Even very early in Alzheimer's disease, people become less efficient at separating important from less important information, a new study has found.
Knowing this, clinicians may be able to train people in the early stages of Alzheimer's to remember high-value information better, according to a report in the May issue of Neuropsychology, published by the American Psychological Association.
Remembering what's most important is central to daily life. For example, if you went to the grocery store but left your shopping list at home, you'd at least want to remember the milk and bread, if not the jam. Or, when packing for a trip, you'd want to remember your wallet and tickets more than your slippers or belt.
Participants in the study were recruited from the Washington University in St. Louis Alzheimer's Disease Research Center. They included 109 healthy older adults (average age of almost 75), 41 people with very mild (very early) Alzheimer's disease (average age of almost 76), 13 people with mild (early) Alzheimer's (average age of almost 77), and 35 younger adults (all 25 or under, average age of almost 20).
The researchers asked participants to study and learn neutral words that were randomly assigned different point values. When asked to recall the items, participants were asked to maximize the total value. All participants, even those with Alzheimer's, recalled more high-value than low-value items. However, the Alzheimer's groups were significantly less efficient than their healthy age peers at remembering items according to their value. It meant they no longer maximized learning and memory, which in healthy people are fairly efficient processes.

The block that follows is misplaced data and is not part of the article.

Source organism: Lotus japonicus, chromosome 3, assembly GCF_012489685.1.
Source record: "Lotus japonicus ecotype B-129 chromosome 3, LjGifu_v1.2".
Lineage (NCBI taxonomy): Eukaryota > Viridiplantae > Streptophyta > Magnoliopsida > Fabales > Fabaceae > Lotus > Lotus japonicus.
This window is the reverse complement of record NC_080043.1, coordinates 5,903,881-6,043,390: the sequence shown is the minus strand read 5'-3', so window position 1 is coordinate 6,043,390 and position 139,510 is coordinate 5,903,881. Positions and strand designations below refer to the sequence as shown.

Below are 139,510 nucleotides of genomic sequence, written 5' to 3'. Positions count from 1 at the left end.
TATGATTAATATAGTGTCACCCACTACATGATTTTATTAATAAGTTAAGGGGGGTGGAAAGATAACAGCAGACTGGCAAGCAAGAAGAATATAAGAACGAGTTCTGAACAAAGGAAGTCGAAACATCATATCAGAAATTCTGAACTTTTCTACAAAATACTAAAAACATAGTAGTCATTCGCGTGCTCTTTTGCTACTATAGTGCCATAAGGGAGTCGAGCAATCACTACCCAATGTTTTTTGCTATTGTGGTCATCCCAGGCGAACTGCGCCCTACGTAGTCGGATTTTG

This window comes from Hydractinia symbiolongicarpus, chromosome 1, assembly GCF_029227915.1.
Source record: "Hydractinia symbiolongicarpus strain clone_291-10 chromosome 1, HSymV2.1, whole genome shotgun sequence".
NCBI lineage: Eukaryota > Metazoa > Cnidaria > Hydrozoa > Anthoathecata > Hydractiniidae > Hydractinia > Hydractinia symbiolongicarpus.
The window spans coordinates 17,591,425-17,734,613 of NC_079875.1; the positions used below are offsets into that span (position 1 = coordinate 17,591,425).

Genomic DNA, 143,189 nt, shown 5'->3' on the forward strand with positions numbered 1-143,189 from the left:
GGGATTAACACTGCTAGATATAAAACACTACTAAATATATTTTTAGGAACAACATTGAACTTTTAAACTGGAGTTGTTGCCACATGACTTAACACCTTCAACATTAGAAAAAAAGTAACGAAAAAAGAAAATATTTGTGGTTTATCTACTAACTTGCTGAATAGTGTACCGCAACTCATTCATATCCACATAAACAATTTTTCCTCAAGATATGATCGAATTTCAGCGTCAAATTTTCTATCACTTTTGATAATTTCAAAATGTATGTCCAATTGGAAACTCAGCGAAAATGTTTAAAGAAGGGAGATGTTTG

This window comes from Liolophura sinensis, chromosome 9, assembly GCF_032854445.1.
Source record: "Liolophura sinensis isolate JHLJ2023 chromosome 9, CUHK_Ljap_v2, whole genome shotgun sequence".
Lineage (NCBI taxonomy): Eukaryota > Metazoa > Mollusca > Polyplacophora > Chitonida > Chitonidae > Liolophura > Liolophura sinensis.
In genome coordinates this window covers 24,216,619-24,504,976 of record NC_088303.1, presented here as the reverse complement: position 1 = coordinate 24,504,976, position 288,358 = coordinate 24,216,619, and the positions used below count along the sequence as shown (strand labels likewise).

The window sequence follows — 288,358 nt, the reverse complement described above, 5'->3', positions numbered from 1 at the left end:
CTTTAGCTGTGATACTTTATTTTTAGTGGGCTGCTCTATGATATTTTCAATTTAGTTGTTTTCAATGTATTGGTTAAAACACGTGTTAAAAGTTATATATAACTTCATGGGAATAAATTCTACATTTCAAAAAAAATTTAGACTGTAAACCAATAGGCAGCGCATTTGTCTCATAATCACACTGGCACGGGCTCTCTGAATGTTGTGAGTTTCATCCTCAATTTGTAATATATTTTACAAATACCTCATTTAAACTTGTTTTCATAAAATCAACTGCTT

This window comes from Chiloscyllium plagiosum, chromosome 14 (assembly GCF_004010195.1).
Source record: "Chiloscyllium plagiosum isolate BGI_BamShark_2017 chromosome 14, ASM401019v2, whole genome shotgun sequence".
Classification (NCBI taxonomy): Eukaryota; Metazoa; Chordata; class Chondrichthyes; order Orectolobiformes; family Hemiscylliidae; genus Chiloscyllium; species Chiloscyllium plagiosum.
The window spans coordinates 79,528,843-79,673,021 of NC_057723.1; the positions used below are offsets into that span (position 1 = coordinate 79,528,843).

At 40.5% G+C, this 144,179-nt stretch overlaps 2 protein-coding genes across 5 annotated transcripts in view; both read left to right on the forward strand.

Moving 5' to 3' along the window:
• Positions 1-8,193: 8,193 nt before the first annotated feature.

The authors speculated that Alzheimer's disease makes it harder for people to encode what they learn in a strategic way. Because encoding is the first step in long-term memory, this affects their ability to remember things according to their value.
The findings also demonstrate that value-directed learning stays intact in healthy aging. Older adults might not remember as much as younger adults, but when healthy, they remain able to distinguish what's important.
This research suggests the potential for improved memory training. People with early-stage Alzheimer's might remember important information better by learning to be more strategic and selective when encoding high-value information, even though it comes at the expense of neglecting less-important information, the authors said.
Article: "Memory Efficiency and the Strategic Control of Attention at Encoding: Impairments of Value-Directed Remembering in Alzheimer's Disease," Alan D. Castel, PhD, University of California, Los Angeles; David A. Balota, PhD, Washington University in St. Louis; and David P. McCabe, PhD, Colorado State University; Neuropsychology, Vol. 23, No. 3.
Alan Castel can be reached by e-mail at firstname.lastname@example.org or by phone at (310) 206-9262 or cell (310) 254-6555.